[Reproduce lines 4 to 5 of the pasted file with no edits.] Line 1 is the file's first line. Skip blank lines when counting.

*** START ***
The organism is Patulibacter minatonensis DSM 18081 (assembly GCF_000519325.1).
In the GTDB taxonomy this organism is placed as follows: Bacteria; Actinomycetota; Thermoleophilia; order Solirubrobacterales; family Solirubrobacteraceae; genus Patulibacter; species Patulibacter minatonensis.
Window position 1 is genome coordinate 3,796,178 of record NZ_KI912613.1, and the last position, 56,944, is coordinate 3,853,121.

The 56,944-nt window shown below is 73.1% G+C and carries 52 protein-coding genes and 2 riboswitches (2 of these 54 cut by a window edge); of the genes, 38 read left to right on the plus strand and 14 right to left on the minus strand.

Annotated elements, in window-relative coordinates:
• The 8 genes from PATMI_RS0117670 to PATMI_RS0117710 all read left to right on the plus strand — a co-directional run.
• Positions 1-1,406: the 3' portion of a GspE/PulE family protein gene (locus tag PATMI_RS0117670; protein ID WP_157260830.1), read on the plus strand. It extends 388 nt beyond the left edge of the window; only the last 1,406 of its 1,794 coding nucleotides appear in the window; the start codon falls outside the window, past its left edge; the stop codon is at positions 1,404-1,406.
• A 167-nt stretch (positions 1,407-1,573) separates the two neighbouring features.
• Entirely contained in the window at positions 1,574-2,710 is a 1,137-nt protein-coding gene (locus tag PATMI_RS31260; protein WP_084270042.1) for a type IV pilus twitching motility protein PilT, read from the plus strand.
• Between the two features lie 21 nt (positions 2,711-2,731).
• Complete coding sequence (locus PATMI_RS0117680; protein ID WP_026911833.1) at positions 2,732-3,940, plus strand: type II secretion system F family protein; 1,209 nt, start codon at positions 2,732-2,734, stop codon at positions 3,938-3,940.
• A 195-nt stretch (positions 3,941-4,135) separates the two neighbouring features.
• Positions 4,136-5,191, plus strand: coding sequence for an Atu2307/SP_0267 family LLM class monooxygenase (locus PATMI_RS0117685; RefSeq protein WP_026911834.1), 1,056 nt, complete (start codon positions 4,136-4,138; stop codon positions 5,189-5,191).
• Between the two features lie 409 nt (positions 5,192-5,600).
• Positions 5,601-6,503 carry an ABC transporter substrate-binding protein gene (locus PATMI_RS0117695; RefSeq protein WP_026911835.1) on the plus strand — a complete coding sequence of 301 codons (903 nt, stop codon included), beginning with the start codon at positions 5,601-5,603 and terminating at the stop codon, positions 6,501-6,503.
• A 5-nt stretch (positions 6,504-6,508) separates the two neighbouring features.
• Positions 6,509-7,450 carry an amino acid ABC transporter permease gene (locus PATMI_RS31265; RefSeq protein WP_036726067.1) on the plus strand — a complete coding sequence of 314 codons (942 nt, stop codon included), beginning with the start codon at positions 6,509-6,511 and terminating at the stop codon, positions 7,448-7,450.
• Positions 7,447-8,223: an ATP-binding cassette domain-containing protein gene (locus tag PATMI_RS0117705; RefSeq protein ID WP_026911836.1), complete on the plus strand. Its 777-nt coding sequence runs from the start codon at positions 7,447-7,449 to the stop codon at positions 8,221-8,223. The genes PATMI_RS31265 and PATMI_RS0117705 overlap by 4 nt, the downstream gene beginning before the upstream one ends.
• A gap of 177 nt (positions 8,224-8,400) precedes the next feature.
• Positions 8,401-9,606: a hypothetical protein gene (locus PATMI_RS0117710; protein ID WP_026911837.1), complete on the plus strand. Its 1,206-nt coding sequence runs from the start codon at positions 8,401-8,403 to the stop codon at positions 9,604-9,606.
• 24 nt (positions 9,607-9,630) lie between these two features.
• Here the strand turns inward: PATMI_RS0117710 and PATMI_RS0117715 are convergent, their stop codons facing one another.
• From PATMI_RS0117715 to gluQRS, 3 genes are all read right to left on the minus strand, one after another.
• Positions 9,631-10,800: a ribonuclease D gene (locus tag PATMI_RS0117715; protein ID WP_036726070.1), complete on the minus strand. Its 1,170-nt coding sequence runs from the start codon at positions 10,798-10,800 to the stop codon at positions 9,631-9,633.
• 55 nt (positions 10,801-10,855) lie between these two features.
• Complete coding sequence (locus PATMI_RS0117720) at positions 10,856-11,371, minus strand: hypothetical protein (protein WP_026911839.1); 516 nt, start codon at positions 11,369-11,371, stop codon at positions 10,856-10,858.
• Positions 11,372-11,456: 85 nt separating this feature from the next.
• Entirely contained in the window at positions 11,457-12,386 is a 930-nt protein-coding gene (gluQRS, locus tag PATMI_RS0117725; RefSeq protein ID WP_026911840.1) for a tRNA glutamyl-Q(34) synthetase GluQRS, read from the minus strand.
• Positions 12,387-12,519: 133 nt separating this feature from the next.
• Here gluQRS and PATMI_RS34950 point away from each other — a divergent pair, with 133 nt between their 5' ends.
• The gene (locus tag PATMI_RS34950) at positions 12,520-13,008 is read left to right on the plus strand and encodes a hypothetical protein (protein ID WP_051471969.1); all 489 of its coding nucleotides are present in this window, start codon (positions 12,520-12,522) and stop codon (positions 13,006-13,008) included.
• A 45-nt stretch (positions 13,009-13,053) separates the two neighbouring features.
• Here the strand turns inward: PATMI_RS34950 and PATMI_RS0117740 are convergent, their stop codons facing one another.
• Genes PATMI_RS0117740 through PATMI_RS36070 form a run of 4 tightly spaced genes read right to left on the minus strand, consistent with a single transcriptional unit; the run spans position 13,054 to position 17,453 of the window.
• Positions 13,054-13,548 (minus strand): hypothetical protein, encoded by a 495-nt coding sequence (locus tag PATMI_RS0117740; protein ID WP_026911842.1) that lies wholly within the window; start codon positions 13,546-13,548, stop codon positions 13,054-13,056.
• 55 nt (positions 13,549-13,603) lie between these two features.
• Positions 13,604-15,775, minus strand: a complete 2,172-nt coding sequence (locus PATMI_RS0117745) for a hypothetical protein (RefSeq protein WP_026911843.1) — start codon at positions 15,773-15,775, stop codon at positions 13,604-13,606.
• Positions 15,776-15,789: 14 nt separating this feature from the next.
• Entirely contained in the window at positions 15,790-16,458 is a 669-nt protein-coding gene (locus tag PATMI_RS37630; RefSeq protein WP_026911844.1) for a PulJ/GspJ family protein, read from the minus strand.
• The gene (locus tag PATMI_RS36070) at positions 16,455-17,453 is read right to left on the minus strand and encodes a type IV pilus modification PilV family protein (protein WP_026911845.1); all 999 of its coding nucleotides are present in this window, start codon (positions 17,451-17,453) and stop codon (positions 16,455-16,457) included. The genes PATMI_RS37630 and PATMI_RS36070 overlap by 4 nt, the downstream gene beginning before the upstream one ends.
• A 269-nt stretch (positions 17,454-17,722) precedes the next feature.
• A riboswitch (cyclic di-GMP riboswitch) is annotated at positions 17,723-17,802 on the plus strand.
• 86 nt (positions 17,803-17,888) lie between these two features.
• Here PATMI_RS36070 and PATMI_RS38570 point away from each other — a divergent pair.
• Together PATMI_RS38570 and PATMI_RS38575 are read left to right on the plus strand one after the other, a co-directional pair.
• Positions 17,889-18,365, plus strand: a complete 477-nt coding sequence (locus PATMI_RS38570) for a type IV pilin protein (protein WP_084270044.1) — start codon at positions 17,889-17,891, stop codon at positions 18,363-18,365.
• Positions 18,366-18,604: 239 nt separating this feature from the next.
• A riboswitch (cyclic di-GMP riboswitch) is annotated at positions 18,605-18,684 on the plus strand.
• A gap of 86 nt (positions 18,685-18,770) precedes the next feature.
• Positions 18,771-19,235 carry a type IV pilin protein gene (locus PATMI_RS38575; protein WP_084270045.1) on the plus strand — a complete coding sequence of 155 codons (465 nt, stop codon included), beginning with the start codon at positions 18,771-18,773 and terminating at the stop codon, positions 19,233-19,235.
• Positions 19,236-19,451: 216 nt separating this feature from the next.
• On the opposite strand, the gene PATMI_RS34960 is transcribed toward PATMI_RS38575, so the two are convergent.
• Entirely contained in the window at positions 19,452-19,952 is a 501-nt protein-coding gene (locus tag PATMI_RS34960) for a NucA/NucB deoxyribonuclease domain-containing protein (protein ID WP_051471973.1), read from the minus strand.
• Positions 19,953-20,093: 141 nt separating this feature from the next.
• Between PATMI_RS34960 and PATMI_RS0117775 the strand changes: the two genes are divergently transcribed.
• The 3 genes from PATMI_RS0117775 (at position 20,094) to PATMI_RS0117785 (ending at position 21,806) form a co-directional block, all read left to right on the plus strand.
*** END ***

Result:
The 56,944-nt window shown below is 73.1% G+C and carries 52 protein-coding genes and 2 riboswitches (2 of these 54 cut by a window edge); of the genes, 38 read left to right on the plus strand and 14 right to left on the minus strand.

Annotated elements, in window-relative coordinates: